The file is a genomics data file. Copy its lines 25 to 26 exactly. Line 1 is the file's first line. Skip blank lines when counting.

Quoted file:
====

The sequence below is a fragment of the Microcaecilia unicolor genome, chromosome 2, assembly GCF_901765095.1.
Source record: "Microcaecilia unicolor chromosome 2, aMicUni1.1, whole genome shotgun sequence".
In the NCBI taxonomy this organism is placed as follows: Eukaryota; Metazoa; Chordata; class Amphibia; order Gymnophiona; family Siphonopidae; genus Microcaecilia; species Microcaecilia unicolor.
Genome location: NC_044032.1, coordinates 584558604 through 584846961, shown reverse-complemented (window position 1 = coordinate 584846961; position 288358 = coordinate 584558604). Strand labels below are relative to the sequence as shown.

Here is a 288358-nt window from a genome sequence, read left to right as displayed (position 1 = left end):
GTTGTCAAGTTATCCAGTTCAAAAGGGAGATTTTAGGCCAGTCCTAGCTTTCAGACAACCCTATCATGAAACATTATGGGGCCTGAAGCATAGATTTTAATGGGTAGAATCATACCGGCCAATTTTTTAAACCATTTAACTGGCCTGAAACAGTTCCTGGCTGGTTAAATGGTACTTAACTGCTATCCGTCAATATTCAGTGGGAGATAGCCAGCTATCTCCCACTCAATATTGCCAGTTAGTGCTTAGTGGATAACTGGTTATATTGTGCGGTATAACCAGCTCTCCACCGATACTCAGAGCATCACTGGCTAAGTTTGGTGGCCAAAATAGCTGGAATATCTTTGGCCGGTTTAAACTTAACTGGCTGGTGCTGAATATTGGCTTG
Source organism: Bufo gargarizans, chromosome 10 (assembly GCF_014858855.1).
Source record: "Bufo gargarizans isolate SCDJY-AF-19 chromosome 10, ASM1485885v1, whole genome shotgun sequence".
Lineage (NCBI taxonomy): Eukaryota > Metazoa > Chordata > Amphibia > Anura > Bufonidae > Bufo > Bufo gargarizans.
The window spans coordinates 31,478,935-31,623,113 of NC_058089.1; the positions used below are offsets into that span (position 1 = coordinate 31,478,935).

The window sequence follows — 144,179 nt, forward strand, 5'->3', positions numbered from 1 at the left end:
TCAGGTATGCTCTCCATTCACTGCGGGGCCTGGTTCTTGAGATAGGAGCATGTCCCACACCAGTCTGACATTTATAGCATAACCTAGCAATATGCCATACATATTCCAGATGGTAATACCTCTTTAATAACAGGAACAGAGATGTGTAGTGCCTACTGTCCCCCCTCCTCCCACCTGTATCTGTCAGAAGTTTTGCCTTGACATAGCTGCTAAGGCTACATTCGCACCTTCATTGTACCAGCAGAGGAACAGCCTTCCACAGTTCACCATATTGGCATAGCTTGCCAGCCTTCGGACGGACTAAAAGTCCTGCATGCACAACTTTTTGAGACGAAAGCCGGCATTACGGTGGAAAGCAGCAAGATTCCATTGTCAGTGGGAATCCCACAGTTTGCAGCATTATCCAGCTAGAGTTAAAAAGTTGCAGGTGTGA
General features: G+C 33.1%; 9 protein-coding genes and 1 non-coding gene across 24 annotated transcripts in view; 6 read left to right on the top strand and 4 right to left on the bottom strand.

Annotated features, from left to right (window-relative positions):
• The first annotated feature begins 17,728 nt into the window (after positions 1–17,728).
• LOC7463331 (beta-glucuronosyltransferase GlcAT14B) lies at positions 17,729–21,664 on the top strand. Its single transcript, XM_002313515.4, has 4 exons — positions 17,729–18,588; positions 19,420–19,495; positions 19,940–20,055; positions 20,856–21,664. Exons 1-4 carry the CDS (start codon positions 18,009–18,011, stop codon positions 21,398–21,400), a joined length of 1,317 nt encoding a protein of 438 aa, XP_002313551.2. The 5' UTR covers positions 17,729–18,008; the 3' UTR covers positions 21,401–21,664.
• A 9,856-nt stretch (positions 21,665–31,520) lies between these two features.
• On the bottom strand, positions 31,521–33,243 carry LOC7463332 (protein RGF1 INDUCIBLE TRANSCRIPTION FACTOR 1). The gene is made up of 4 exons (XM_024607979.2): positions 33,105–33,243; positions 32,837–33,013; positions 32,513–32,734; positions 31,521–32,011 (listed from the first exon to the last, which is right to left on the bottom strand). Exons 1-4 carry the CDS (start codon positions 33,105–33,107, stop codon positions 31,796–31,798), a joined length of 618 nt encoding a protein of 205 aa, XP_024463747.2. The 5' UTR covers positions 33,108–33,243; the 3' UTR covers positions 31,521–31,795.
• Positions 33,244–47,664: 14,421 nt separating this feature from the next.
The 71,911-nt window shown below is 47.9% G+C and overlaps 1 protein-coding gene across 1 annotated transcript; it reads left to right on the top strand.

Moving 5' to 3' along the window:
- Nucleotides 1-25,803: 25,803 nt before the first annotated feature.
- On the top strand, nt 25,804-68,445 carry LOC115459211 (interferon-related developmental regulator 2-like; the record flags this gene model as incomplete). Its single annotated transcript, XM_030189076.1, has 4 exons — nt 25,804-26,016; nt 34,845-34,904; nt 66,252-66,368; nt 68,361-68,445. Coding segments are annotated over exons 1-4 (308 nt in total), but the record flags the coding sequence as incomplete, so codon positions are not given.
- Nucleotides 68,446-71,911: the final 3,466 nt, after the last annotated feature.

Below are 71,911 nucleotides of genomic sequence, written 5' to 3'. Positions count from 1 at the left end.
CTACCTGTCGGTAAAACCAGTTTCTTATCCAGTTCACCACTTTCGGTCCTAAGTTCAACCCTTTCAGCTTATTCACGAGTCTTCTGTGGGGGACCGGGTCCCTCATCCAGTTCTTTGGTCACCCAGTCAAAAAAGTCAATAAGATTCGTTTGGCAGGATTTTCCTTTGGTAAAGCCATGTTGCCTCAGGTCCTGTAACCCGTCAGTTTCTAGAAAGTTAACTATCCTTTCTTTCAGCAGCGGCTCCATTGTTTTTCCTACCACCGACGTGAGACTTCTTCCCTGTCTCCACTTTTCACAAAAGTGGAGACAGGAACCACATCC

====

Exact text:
Below are 71,911 nucleotides of genomic sequence, written 5' to 3'. Positions count from 1 at the left end.
CTACCTGTCGGTAAAACCAGTTTCTTATCCAGTTCACCACTTTCGGTCCTAAGTTCAACCCTTTCAGCTTATTCACGAGTCTTCTGTGGGGGACCGGGTCCCTCATCCAGTTCTTTGGTCACCCAGTCAAAAAAGTCAATAAGATTCGTTTGGCAGGATTTTCCTTTGGTAAAGCCATGTTGCCTCAGGTCCTGTAACCCGTCAGTTTCTAGAAAGTTAACTATCCTTTCTTTCAGCAGCGGCTCCATTGTTTTTCCTACCACCGACGTGAGACTTCTTCCCTGTCTCCACTTTTCACAAAAGTGGAGACAGGAACCACATCC